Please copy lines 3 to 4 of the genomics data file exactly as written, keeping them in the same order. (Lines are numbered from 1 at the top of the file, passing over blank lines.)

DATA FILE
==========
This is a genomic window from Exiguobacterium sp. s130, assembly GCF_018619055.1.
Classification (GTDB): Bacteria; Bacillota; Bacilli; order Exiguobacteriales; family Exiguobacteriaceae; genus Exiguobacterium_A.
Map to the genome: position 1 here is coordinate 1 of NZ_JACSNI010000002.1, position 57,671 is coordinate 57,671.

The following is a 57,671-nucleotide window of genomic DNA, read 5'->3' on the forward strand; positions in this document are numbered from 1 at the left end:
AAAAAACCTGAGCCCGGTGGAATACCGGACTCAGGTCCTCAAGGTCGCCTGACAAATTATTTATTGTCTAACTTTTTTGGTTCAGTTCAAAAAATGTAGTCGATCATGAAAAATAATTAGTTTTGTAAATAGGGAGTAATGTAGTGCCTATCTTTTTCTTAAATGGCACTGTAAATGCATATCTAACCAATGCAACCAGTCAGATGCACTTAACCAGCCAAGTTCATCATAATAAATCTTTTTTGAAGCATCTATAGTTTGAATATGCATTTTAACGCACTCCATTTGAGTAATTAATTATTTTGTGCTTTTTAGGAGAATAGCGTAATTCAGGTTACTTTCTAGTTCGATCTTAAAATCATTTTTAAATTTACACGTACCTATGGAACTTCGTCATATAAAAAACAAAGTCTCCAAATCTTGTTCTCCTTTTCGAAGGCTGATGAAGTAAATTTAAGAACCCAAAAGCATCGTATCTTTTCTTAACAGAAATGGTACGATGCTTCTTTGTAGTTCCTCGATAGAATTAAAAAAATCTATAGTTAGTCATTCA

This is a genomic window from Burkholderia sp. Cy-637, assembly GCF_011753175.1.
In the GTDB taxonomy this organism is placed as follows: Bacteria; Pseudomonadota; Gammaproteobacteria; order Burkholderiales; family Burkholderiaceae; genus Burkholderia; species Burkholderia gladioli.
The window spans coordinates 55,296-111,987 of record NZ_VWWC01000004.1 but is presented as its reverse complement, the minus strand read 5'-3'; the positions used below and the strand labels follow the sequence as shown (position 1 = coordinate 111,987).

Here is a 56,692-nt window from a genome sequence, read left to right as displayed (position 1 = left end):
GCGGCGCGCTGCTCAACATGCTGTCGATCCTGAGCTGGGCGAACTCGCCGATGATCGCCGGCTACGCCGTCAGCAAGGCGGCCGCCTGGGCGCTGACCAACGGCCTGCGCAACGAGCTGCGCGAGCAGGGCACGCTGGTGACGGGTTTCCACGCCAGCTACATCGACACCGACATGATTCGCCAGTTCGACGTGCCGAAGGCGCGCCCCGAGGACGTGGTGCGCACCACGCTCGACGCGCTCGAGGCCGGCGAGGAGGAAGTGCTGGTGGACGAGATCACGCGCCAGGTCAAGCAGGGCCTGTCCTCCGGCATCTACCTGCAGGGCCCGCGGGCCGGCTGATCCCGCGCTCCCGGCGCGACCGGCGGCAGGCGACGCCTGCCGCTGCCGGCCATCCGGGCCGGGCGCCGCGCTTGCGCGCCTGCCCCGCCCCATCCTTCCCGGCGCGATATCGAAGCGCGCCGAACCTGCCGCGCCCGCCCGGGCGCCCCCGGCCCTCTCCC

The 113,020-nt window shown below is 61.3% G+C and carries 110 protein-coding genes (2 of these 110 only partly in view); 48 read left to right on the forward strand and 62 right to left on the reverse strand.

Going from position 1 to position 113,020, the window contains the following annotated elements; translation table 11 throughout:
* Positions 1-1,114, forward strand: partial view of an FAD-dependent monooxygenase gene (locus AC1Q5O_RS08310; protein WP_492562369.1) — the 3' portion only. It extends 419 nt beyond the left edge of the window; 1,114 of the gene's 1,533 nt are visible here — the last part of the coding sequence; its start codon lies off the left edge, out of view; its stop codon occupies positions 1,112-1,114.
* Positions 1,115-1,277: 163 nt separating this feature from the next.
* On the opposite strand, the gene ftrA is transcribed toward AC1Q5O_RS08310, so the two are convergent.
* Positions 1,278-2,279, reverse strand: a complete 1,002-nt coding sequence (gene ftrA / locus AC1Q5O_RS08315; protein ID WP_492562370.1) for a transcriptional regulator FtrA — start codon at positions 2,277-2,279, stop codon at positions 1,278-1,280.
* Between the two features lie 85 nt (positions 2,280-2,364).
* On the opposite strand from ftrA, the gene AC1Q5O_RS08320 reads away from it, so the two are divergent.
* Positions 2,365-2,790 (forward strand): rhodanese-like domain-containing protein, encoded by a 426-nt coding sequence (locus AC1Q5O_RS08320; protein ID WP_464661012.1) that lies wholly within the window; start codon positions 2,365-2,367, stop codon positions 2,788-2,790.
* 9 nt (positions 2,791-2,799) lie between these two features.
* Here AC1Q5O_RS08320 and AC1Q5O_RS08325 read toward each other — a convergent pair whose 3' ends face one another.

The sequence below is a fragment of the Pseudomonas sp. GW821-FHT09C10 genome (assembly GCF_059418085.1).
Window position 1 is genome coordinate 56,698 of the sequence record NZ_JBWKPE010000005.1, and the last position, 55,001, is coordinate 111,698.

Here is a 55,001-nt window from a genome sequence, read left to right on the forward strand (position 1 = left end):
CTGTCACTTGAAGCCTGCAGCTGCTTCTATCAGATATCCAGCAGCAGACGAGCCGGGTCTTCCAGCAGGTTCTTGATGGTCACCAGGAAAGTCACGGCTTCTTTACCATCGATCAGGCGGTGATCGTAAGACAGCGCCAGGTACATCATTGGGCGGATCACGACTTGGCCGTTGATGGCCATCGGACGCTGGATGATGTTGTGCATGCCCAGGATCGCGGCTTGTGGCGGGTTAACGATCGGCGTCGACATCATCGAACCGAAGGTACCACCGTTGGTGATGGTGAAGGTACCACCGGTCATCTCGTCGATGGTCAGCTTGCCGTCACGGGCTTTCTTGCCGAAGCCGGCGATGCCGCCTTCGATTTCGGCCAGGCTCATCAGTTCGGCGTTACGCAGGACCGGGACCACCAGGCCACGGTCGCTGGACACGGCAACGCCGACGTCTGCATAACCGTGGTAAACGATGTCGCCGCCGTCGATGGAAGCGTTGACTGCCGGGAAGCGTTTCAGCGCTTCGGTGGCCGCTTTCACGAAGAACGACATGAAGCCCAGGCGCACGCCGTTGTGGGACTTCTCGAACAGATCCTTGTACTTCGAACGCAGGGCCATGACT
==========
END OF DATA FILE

Map to the genome: position 1 here is coordinate 1 of NZ_JACSNI010000002.1, position 57,671 is coordinate 57,671.

The following is a 57,671-nucleotide window of genomic DNA, read 5'->3' on the forward strand; positions in this document are numbered from 1 at the left end: